This spring, residents of this Mississippi River city published a book celebrating three decades of friendship with Chinese President Xi Jinping, who first visited as a regional official in 1985 to learn about modern farming practices.
That visit, and one Xi made in 2012, helped forge a relationship that turned China into a major consumer of Iowa’s agricultural exports. It also turned Muscatine into a pilgrimage site for Chinese officials and tourists wanting to meet the people Xi refers to as “old friends.”
So it was with some surprise that, a few months after the book’s publication, Muscatine watched Xi respond to a trade war with the United States by slapping steep tariffs on one of Iowa’s biggest exports: soybeans.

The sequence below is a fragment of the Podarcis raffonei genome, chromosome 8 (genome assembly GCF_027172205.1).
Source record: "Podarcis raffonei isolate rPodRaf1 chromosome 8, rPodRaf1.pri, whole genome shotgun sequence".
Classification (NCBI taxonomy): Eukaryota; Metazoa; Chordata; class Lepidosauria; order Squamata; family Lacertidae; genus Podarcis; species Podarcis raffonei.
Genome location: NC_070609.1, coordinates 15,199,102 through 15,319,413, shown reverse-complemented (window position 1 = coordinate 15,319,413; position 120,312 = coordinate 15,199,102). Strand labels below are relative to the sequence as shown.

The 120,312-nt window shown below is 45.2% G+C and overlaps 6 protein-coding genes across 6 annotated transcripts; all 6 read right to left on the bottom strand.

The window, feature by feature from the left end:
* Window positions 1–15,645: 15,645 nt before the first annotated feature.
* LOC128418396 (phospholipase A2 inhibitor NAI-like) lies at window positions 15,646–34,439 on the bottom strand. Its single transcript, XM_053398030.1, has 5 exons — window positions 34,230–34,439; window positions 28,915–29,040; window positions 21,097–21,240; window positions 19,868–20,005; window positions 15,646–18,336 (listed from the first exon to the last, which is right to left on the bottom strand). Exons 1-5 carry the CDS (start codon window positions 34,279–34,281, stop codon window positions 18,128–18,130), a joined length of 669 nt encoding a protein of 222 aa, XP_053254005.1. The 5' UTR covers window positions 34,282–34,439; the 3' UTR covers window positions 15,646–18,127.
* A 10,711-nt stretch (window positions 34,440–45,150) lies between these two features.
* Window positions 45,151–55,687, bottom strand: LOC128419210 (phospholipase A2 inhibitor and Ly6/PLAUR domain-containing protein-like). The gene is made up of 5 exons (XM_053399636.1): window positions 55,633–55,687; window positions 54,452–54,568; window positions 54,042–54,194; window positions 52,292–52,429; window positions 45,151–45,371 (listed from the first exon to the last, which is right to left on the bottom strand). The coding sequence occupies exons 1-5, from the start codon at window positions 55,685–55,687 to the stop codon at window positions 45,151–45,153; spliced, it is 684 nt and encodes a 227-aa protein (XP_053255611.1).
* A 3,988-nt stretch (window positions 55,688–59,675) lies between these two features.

The tariffs caused a 20 percent drop in the price of U.S. soybeans and the first serious strain in a decades-long alliance on which U.S. farmers and Chinese consumers have come to rely. Local farmers say they understand the White House’s desire to challenge China on trade issues, but they worry that they will lose their grip on an export market developed through years of citizen diplomacy.
“I grow a lot of food, and they have a lot of people who need to eat. The tariffs are bad for both of us,” said Tom Watson, who grows corn and soybeans a short drive from Muscatine.